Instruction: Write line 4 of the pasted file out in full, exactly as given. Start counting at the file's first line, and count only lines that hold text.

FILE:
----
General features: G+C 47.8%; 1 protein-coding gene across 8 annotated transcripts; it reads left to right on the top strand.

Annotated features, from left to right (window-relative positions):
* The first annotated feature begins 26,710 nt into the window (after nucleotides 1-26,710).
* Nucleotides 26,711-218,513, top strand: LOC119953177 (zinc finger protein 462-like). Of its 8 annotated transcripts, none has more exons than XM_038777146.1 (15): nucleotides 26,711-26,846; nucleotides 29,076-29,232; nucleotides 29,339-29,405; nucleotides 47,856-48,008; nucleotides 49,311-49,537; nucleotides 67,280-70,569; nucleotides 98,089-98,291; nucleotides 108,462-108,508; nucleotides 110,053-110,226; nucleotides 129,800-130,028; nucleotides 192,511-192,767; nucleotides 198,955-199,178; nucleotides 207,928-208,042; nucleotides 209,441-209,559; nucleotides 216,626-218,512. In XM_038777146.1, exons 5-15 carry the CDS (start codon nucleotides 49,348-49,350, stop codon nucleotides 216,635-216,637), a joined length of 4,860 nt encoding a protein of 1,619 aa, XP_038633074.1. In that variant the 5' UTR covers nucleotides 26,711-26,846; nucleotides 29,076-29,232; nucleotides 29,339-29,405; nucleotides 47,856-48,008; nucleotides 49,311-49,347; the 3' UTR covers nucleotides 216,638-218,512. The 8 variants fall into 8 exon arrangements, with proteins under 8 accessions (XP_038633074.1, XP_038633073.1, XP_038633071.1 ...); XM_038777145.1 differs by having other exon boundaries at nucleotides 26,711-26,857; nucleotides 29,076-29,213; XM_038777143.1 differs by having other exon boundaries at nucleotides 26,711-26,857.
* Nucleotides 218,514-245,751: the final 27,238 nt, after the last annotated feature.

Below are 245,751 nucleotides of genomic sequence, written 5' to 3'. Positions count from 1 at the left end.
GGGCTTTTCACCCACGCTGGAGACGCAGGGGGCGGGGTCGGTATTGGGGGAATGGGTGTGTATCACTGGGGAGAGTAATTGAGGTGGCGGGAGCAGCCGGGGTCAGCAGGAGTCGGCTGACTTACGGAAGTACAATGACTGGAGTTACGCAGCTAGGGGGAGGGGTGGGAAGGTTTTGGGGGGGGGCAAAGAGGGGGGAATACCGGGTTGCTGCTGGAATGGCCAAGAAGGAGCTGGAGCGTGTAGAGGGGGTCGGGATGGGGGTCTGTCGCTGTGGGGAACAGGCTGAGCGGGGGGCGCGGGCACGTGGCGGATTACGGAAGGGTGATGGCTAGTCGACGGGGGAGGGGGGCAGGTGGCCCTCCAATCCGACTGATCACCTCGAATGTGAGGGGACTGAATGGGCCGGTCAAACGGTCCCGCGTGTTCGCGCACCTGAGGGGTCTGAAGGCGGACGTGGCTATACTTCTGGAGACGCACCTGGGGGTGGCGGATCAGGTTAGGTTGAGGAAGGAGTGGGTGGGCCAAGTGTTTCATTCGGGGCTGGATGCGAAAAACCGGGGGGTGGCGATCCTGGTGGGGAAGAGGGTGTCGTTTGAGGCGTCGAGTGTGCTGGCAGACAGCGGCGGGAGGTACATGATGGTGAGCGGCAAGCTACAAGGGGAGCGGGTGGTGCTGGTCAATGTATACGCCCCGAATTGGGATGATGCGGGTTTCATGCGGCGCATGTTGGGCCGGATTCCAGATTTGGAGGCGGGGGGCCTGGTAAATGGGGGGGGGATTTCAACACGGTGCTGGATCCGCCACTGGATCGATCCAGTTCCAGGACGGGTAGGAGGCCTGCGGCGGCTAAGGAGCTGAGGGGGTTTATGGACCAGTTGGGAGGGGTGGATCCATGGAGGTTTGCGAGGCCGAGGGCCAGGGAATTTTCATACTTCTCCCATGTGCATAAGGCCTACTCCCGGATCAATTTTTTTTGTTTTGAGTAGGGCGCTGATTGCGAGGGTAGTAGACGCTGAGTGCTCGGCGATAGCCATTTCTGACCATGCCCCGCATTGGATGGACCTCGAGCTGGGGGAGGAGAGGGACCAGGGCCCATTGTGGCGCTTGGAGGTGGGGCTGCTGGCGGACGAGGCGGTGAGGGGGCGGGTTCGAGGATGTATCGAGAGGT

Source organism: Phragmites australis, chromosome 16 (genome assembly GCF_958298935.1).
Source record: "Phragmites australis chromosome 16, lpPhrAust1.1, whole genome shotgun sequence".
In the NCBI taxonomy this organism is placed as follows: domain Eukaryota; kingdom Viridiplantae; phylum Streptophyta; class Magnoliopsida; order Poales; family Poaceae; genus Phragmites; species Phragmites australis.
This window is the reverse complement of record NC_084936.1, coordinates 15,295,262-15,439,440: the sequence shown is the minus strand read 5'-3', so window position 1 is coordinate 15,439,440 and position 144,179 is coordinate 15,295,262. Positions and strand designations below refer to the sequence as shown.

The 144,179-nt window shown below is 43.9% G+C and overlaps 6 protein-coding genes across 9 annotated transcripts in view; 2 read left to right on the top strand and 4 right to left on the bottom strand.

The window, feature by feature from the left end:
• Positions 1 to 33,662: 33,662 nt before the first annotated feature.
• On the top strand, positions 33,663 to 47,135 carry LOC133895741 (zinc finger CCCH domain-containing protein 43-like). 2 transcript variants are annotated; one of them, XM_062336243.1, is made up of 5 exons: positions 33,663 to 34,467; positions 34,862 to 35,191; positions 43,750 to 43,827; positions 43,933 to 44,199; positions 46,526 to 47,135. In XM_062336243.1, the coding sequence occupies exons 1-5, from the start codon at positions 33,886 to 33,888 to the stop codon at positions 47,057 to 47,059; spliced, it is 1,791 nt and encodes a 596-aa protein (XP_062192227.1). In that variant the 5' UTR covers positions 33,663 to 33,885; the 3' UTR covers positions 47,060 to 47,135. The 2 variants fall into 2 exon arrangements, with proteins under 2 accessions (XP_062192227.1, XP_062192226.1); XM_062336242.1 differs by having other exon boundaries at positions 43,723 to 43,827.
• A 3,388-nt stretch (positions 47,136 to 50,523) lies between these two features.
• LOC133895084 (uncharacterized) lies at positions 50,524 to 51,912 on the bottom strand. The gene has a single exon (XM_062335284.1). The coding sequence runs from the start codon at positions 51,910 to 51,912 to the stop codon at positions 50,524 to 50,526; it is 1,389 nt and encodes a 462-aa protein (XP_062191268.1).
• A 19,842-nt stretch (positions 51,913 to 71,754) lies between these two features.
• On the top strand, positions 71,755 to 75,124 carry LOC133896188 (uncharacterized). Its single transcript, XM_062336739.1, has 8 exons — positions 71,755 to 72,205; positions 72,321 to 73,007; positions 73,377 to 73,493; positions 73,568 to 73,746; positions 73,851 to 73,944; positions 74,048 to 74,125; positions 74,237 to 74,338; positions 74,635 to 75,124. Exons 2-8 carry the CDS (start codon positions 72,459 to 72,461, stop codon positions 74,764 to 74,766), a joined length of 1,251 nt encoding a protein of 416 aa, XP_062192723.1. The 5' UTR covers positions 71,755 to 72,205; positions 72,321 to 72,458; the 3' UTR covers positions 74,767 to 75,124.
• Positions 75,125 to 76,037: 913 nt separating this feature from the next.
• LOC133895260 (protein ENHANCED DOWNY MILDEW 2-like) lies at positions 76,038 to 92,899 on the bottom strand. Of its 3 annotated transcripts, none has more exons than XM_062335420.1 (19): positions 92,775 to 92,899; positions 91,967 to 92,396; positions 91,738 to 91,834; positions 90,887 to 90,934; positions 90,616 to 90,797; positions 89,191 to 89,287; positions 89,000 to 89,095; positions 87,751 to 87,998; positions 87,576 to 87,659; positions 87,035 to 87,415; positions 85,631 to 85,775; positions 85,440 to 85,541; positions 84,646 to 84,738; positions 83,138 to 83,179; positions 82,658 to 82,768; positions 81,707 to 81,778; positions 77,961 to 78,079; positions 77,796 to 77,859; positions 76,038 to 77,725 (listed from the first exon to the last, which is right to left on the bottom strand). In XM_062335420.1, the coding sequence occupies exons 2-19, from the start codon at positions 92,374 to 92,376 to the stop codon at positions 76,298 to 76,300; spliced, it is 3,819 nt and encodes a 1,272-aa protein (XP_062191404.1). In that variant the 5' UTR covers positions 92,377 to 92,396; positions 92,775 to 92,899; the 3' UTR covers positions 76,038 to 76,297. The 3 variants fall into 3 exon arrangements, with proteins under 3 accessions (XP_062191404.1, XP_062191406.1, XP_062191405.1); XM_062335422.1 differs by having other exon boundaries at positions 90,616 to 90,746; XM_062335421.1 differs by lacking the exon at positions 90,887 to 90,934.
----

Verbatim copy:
* Nucleotides 26,711-218,513, top strand: LOC119953177 (zinc finger protein 462-like). Of its 8 annotated transcripts, none has more exons than XM_038777146.1 (15): nucleotides 26,711-26,846; nucleotides 29,076-29,232; nucleotides 29,339-29,405; nucleotides 47,856-48,008; nucleotides 49,311-49,537; nucleotides 67,280-70,569; nucleotides 98,089-98,291; nucleotides 108,462-108,508; nucleotides 110,053-110,226; nucleotides 129,800-130,028; nucleotides 192,511-192,767; nucleotides 198,955-199,178; nucleotides 207,928-208,042; nucleotides 209,441-209,559; nucleotides 216,626-218,512. In XM_038777146.1, exons 5-15 carry the CDS (start codon nucleotides 49,348-49,350, stop codon nucleotides 216,635-216,637), a joined length of 4,860 nt encoding a protein of 1,619 aa, XP_038633074.1. In that variant the 5' UTR covers nucleotides 26,711-26,846; nucleotides 29,076-29,232; nucleotides 29,339-29,405; nucleotides 47,856-48,008; nucleotides 49,311-49,347; the 3' UTR covers nucleotides 216,638-218,512. The 8 variants fall into 8 exon arrangements, with proteins under 8 accessions (XP_038633074.1, XP_038633073.1, XP_038633071.1 ...); XM_038777145.1 differs by having other exon boundaries at nucleotides 26,711-26,857; nucleotides 29,076-29,213; XM_038777143.1 differs by having other exon boundaries at nucleotides 26,711-26,857.